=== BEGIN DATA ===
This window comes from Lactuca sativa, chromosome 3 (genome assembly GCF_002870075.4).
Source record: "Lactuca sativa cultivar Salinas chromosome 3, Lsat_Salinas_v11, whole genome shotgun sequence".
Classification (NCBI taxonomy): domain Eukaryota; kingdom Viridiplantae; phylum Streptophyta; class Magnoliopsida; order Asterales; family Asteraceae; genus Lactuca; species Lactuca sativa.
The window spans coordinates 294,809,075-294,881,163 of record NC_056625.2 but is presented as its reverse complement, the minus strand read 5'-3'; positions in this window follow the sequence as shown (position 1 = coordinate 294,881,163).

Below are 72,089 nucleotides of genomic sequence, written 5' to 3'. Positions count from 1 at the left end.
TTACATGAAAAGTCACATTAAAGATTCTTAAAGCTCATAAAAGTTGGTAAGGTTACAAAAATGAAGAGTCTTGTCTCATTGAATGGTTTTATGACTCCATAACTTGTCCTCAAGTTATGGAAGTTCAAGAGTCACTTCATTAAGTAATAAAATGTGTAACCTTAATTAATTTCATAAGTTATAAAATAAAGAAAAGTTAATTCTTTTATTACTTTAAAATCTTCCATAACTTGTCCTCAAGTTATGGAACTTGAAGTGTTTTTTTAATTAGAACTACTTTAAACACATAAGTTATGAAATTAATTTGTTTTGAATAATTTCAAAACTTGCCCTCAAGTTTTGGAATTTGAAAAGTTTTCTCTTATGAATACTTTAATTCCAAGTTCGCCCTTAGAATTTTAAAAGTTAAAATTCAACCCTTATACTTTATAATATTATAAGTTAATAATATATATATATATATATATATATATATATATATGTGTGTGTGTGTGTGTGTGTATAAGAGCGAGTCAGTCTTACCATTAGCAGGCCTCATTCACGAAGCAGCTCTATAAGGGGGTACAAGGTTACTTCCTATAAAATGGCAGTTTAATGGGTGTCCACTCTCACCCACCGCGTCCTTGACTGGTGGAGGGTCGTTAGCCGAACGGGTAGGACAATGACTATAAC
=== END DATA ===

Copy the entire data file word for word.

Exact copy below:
This window comes from Lactuca sativa, chromosome 3 (genome assembly GCF_002870075.4).
Source record: "Lactuca sativa cultivar Salinas chromosome 3, Lsat_Salinas_v11, whole genome shotgun sequence".
Classification (NCBI taxonomy): domain Eukaryota; kingdom Viridiplantae; phylum Streptophyta; class Magnoliopsida; order Asterales; family Asteraceae; genus Lactuca; species Lactuca sativa.
The window spans coordinates 294,809,075-294,881,163 of record NC_056625.2 but is presented as its reverse complement, the minus strand read 5'-3'; positions in this window follow the sequence as shown (position 1 = coordinate 294,881,163).

Below are 72,089 nucleotides of genomic sequence, written 5' to 3'. Positions count from 1 at the left end.
TTACATGAAAAGTCACATTAAAGATTCTTAAAGCTCATAAAAGTTGGTAAGGTTACAAAAATGAAGAGTCTTGTCTCATTGAATGGTTTTATGACTCCATAACTTGTCCTCAAGTTATGGAAGTTCAAGAGTCACTTCATTAAGTAATAAAATGTGTAACCTTAATTAATTTCATAAGTTATAAAATAAAGAAAAGTTAATTCTTTTATTACTTTAAAATCTTCCATAACTTGTCCTCAAGTTATGGAACTTGAAGTGTTTTTTTAATTAGAACTACTTTAAACACATAAGTTATGAAATTAATTTGTTTTGAATAATTTCAAAACTTGCCCTCAAGTTTTGGAATTTGAAAAGTTTTCTCTTATGAATACTTTAATTCCAAGTTCGCCCTTAGAATTTTAAAAGTTAAAATTCAACCCTTATACTTTATAATATTATAAGTTAATAATATATATATATATATATATATATATATATATATGTGTGTGTGTGTGTGTGTGTATAAGAGCGAGTCAGTCTTACCATTAGCAGGCCTCATTCACGAAGCAGCTCTATAAGGGGGTACAAGGTTACTTCCTATAAAATGGCAGTTTAATGGGTGTCCACTCTCACCCACCGCGTCCTTGACTGGTGGAGGGTCGTTAGCCGAACGGGTAGGACAATGACTATAAC